Israel has prevented a former nuclear whistleblower from receiving an international prize in Germany for work towards promoting disarmament.
Mordechai Vanunu, who revealed details of Israel’s secret weapons program 24 years ago, was to be awarded the Carl von Ossietsky Prize in Berlin on Sunday.
According to a spokesman for the International League for Human Rights, the group has now decided to cancel the ceremony and hold a protest rally on behalf of the former nuclear technician instead, AFP reported.
The League had previously called on Tel Aviv to allow Vanunu to participate in the ceremony and Vanunu’s attorney Michael Sfard had assured Israeli officials that the 56-year old atomic technician was willing to commit himself to returning to Israel following the ceremony in Berlin.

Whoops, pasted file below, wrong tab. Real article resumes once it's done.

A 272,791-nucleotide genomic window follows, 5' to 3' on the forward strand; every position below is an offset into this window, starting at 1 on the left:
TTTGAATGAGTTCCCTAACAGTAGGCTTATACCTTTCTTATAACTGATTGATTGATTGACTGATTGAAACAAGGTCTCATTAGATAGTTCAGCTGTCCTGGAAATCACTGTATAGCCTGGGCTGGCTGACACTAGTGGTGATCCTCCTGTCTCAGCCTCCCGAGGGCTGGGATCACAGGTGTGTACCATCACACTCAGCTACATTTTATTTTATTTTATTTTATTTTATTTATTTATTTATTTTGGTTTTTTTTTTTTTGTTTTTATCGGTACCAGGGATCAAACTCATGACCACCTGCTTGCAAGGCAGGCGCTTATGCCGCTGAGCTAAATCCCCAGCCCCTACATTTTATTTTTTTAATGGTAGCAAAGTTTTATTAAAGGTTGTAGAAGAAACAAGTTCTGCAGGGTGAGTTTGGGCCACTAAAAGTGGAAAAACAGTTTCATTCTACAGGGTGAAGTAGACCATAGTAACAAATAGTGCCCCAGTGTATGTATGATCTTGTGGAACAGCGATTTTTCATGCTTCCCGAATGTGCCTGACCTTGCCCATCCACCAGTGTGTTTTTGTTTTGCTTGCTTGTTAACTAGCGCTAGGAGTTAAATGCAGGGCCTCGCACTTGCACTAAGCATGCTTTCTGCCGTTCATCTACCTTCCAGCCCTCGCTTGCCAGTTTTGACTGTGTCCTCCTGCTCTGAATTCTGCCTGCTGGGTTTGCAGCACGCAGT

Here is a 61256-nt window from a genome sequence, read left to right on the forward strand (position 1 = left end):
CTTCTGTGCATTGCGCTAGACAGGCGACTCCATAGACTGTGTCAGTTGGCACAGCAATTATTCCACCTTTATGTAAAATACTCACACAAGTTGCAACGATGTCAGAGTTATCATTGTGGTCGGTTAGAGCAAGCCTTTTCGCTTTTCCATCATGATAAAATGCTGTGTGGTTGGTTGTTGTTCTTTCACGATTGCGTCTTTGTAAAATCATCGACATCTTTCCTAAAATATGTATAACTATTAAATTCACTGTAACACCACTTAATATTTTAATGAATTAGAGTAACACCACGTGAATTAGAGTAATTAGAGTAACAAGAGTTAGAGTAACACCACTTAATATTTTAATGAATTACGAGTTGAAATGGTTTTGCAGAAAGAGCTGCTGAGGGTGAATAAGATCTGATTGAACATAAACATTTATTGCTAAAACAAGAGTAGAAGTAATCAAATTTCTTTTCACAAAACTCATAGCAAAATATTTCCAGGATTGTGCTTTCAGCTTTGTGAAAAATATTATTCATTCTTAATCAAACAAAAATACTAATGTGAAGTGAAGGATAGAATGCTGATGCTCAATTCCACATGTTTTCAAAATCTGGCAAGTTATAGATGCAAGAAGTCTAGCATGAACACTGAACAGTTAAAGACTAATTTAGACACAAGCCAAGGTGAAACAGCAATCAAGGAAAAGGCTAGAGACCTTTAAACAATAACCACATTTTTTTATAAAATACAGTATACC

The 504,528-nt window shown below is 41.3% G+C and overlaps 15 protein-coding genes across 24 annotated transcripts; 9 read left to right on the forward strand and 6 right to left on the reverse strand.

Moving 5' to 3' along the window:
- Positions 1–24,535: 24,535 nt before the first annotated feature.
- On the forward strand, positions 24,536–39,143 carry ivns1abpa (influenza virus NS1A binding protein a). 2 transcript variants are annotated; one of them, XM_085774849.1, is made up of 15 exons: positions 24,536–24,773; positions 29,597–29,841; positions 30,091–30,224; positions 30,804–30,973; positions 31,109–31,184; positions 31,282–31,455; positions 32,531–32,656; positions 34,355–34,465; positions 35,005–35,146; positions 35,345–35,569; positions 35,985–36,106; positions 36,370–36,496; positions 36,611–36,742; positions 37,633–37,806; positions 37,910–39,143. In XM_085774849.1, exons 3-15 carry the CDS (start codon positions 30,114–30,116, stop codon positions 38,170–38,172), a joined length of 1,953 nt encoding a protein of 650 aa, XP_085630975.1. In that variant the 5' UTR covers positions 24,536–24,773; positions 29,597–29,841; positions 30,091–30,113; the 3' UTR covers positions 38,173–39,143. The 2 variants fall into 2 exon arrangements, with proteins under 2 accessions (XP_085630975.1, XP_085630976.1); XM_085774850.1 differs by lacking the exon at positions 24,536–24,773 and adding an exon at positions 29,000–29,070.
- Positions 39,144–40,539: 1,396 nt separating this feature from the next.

Vanunu was convicted of treason and spent 18 years in jail after disclosing the inner workings of Israel’s Dimona nuclear plant to the Sunday Times newspaper in 1986 backed up by two rolls of film he had taken of the plant.
He was released in 2004 but was banned from travel and giving interviews to foreign media without prior permission.
Estimated to have more than 200 nuclear warheads, Israel still refuses to sign the nuclear Non-Proliferation Treaty (NPT) and does not allow the International Atomic Energy Agency inspectors to visit its nuclear sites.